[-empyre-] Anne and Ben: thinking about fluid identities and making connections
muratnn at gmail.com
Thu Feb 19 13:01:52 AEDT 2015
Aren't T.V. or web surfing examples of "cinematic" cuts initiated by the
participant viewer? Once the activity becomes very prevalent, the mind
creates its own smoothness making the cuts invisible. After all, when the
film audiences saw the first locomotive approaching them, many thought the
train was going to it them. There is a very interesting, funny scene in
Godard's "Le Carabiniere" where the reverse occurs and the illusion becomes
visible. A small group of people (soldiers on leave) are watching on a
makeshift screen a naked woman washing herself in a bathtub. One of the
soldiers gets up to go see the entirety of the naked body hidden by the
tub. Touching it, he topples the screen.
On Wed, Feb 18, 2015 at 1:12 PM, Selmin Kara <selminkara at gmail.com> wrote:
> ----------empyre- soft-skinned space----------------------
> Thanks Ben and Andrew for great points and suggestions. Here are a few
> immediate thoughts. Ben, the type of films I talk about in class are the
> least dependent on cuts for their intended effect. Most of the editing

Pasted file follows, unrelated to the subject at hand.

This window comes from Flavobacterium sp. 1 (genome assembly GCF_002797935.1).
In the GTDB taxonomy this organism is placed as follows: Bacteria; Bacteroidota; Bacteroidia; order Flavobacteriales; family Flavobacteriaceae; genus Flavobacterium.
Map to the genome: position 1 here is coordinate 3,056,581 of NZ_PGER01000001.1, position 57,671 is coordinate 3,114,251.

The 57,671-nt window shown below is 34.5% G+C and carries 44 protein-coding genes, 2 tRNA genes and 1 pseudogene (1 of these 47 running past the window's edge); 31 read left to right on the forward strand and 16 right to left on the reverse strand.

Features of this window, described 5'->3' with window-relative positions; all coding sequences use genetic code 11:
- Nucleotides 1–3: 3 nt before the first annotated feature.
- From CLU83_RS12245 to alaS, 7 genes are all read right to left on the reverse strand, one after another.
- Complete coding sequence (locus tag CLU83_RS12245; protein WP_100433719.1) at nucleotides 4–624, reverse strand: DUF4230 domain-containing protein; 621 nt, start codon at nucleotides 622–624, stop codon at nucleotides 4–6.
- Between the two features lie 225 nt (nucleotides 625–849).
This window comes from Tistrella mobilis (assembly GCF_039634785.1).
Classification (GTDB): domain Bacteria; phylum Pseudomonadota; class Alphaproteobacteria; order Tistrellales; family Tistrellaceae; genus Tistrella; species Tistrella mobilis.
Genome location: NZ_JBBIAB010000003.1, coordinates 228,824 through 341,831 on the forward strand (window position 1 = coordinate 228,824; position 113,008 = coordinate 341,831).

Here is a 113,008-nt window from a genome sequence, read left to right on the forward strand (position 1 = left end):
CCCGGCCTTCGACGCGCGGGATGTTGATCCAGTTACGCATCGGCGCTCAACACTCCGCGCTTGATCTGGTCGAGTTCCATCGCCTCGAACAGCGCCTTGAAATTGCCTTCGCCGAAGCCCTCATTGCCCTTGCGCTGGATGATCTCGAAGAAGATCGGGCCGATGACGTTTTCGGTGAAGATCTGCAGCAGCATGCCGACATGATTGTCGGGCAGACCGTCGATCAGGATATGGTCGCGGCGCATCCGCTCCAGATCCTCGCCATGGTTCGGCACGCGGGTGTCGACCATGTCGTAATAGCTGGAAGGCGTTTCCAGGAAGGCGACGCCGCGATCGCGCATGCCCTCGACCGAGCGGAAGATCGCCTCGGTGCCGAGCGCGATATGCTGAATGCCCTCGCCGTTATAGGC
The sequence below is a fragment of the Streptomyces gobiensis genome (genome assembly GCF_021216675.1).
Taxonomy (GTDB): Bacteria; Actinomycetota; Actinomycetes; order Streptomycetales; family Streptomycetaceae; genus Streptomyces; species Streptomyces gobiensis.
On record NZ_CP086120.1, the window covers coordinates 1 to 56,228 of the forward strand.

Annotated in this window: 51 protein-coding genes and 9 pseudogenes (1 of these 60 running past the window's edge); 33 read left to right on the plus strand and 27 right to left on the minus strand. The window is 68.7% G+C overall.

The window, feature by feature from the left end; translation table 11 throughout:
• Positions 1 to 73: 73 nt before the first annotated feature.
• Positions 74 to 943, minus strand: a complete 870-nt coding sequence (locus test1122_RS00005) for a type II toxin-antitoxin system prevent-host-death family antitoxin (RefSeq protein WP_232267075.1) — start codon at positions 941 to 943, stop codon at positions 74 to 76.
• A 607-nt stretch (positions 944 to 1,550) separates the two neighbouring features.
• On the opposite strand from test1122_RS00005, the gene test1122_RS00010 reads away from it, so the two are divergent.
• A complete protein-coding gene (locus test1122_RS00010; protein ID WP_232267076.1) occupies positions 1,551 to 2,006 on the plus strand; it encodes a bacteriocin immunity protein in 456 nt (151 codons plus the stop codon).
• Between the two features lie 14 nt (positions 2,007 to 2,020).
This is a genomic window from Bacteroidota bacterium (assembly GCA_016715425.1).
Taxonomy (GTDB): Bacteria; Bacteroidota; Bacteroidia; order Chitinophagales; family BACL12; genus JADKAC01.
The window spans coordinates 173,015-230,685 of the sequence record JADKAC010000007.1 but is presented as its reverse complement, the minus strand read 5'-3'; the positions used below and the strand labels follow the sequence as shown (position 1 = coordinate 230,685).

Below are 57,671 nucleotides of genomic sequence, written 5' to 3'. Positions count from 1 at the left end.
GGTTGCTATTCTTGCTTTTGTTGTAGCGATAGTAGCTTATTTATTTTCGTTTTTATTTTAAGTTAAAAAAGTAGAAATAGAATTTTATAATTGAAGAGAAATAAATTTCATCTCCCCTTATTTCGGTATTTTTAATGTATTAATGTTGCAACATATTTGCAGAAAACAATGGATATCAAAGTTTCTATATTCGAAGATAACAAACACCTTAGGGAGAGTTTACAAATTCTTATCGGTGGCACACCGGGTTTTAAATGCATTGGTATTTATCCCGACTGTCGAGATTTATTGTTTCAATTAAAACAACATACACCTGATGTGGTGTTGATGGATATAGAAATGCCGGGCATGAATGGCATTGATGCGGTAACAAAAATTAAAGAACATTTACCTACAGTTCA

> takes place at the level of compositing (or done digitally, giving only the
> impression of linear editing or actual cinematography), which highlights
> layering and non-continuity. Therefore, I am not sure if I care about
> continuity or smoothness in my presentations. What matters more is
> compatibility or the platforms ability to integrate various media and a
> database like structure that would allow me to navigate those media
> flexibly. Talking about presenting the media makes it sound like I am
> searching for a good presentation software but it really is more of a
> matter of what type of scholarship models we can offer to the students. In
> other words, I am more concerned about the way that the (audiovisual and
> written) texts I assign present the media. With regard to that, it might be
> better to explore alternative models instead of trying to pin down one as
> the standard and to have the option to look at video essays, podcasts,
> scalar-like webinar formats, or slides of theorists all within the same
> course. On a side note, I was talking about Carol Vernallis's notion of
> "the media swirl" when we were discussing the influence of music video